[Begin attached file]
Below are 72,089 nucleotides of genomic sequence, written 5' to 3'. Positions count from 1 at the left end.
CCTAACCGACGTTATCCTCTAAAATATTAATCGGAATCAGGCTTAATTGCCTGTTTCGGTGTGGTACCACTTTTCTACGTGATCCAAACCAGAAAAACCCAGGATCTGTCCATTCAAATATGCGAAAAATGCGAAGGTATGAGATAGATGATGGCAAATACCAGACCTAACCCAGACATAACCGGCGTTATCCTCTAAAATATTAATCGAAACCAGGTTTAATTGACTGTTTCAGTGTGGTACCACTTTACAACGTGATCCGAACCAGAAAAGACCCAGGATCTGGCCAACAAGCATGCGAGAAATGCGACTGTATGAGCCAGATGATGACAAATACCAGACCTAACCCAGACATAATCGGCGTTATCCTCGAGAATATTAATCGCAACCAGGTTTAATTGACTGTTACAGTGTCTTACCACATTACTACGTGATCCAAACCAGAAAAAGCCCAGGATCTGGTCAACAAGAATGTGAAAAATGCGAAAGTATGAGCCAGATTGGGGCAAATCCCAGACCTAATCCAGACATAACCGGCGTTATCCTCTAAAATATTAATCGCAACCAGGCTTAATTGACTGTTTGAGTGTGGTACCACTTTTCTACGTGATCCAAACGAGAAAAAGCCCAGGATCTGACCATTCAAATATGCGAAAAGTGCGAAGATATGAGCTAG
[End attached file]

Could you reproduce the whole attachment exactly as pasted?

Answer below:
Below are 72,089 nucleotides of genomic sequence, written 5' to 3'. Positions count from 1 at the left end.
CCTAACCGACGTTATCCTCTAAAATATTAATCGGAATCAGGCTTAATTGCCTGTTTCGGTGTGGTACCACTTTTCTACGTGATCCAAACCAGAAAAACCCAGGATCTGTCCATTCAAATATGCGAAAAATGCGAAGGTATGAGATAGATGATGGCAAATACCAGACCTAACCCAGACATAACCGGCGTTATCCTCTAAAATATTAATCGAAACCAGGTTTAATTGACTGTTTCAGTGTGGTACCACTTTACAACGTGATCCGAACCAGAAAAGACCCAGGATCTGGCCAACAAGCATGCGAGAAATGCGACTGTATGAGCCAGATGATGACAAATACCAGACCTAACCCAGACATAATCGGCGTTATCCTCGAGAATATTAATCGCAACCAGGTTTAATTGACTGTTACAGTGTCTTACCACATTACTACGTGATCCAAACCAGAAAAAGCCCAGGATCTGGTCAACAAGAATGTGAAAAATGCGAAAGTATGAGCCAGATTGGGGCAAATCCCAGACCTAATCCAGACATAACCGGCGTTATCCTCTAAAATATTAATCGCAACCAGGCTTAATTGACTGTTTGAGTGTGGTACCACTTTTCTACGTGATCCAAACGAGAAAAAGCCCAGGATCTGACCATTCAAATATGCGAAAAGTGCGAAGATATGAGCTAG